Hi Susan, kale is not acidic but alkalizing. What you are experiencing is an inability to properly digest kale. It is a tougher cruciferous vegetable full of insoluble fiber. When the body is unable to break down a food, like kale, it has to be digested by the bacteria in the gut which results in gas. This is what it sounds like is happening to you. As for the acid reflux, acid reflux is typically caused by low HCL (hydrochloric acid) which is produced by the stomach to digest protein foods. When you do not have enough HCL lactic acid builds up from the insufficient digestion of food. This can cause the acid reflux (acid being lactic acid). I do not believe the acid reflux is from kale but from protein rich foods like meat. I would suggest taking a digestive enzyme like THIS one from pure encapsulations. I would also add in an herbal supplement to support the stomach and to start healing the esophagus (which gets damaged from the acid in acid reflux). I personally use a product called GastroVen. You can take it as a tea before meals. Once you have taken the GastroVen for a period of time (about 3 months) you should then consider taking a HCL supplement as it sounds like you are deficient. Reducing/eliminating meat would be another way to support the healing as well as taking apple cider vinegar in water before meals.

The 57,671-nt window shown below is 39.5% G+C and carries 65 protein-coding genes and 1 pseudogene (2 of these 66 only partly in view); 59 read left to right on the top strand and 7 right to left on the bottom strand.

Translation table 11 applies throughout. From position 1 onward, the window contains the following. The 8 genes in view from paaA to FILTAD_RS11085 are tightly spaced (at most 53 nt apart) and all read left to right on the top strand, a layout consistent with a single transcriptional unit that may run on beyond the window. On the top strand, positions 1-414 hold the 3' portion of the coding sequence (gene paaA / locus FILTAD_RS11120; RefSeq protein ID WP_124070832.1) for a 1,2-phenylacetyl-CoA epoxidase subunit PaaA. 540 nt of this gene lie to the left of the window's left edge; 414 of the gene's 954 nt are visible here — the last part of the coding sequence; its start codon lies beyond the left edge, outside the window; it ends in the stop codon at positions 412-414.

• Reply Anna March 7, 2016 at 10:30 am

    Hi Laura, just one question. You’ve included ghee in your list, but at the same time have recommended avoiding dairy at all costs. Correct me if I’m wrong, but I’m pretty sure ghee is a dairy product? And would, by any chance, organic butter be a healthy alternative? I love your work, many thanks and keep it up !

    • Lauren The Holy Kale